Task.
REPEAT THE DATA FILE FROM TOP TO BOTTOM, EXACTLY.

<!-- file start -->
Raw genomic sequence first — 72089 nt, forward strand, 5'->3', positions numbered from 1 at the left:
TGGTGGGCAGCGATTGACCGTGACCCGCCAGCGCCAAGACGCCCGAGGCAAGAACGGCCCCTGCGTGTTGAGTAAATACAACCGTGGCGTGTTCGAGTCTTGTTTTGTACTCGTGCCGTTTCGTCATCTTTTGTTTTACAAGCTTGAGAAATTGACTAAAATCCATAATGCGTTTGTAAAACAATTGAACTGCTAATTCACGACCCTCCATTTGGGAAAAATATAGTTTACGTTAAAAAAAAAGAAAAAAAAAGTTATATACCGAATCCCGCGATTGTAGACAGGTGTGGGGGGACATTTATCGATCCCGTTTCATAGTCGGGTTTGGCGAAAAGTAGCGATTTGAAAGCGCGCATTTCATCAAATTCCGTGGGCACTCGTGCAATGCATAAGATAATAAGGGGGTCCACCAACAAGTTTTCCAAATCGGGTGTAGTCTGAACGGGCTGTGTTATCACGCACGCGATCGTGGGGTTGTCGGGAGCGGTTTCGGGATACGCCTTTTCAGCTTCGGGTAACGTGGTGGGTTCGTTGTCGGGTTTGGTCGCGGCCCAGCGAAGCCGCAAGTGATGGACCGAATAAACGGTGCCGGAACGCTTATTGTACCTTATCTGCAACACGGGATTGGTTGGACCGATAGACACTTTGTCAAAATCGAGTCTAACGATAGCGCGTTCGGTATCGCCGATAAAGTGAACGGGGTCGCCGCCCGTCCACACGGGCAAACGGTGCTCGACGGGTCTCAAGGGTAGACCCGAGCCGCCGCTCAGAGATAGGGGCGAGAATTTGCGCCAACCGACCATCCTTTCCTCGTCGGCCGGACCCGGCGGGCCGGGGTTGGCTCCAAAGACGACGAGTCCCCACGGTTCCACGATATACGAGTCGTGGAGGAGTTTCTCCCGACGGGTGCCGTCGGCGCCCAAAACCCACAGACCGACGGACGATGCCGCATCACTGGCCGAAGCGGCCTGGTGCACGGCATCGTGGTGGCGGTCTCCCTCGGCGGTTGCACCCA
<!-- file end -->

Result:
Raw genomic sequence first — 72089 nt, forward strand, 5'->3', positions numbered from 1 at the left:
TGGTGGGCAGCGATTGACCGTGACCCGCCAGCGCCAAGACGCCCGAGGCAAGAACGGCCCCTGCGTGTTGAGTAAATACAACCGTGGCGTGTTCGAGTCTTGTTTTGTACTCGTGCCGTTTCGTCATCTTTTGTTTTACAAGCTTGAGAAATTGACTAAAATCCATAATGCGTTTGTAAAACAATTGAACTGCTAATTCACGACCCTCCATTTGGGAAAAATATAGTTTACGTTAAAAAAAAAGAAAAAAAAAGTTATATACCGAATCCCGCGATTGTAGACAGGTGTGGGGGGACATTTATCGATCCCGTTTCATAGTCGGGTTTGGCGAAAAGTAGCGATTTGAAAGCGCGCATTTCATCAAATTCCGTGGGCACTCGTGCAATGCATAAGATAATAAGGGGGTCCACCAACAAGTTTTCCAAATCGGGTGTAGTCTGAACGGGCTGTGTTATCACGCACGCGATCGTGGGGTTGTCGGGAGCGGTTTCGGGATACGCCTTTTCAGCTTCGGGTAACGTGGTGGGTTCGTTGTCGGGTTTGGTCGCGGCCCAGCGAAGCCGCAAGTGATGGACCGAATAAACGGTGCCGGAACGCTTATTGTACCTTATCTGCAACACGGGATTGGTTGGACCGATAGACACTTTGTCAAAATCGAGTCTAACGATAGCGCGTTCGGTATCGCCGATAAAGTGAACGGGGTCGCCGCCCGTCCACACGGGCAAACGGTGCTCGACGGGTCTCAAGGGTAGACCCGAGCCGCCGCTCAGAGATAGGGGCGAGAATTTGCGCCAACCGACCATCCTTTCCTCGTCGGCCGGACCCGGCGGGCCGGGGTTGGCTCCAAAGACGACGAGTCCCCACGGTTCCACGATATACGAGTCGTGGAGGAGTTTCTCCCGACGGGTGCCGTCGGCGCCCAAAACCCACAGACCGACGGACGATGCCGCATCACTGGCCGAAGCGGCCTGGTGCACGGCATCGTGGTGGCGGTCTCCCTCGGCGGTTGCACCCA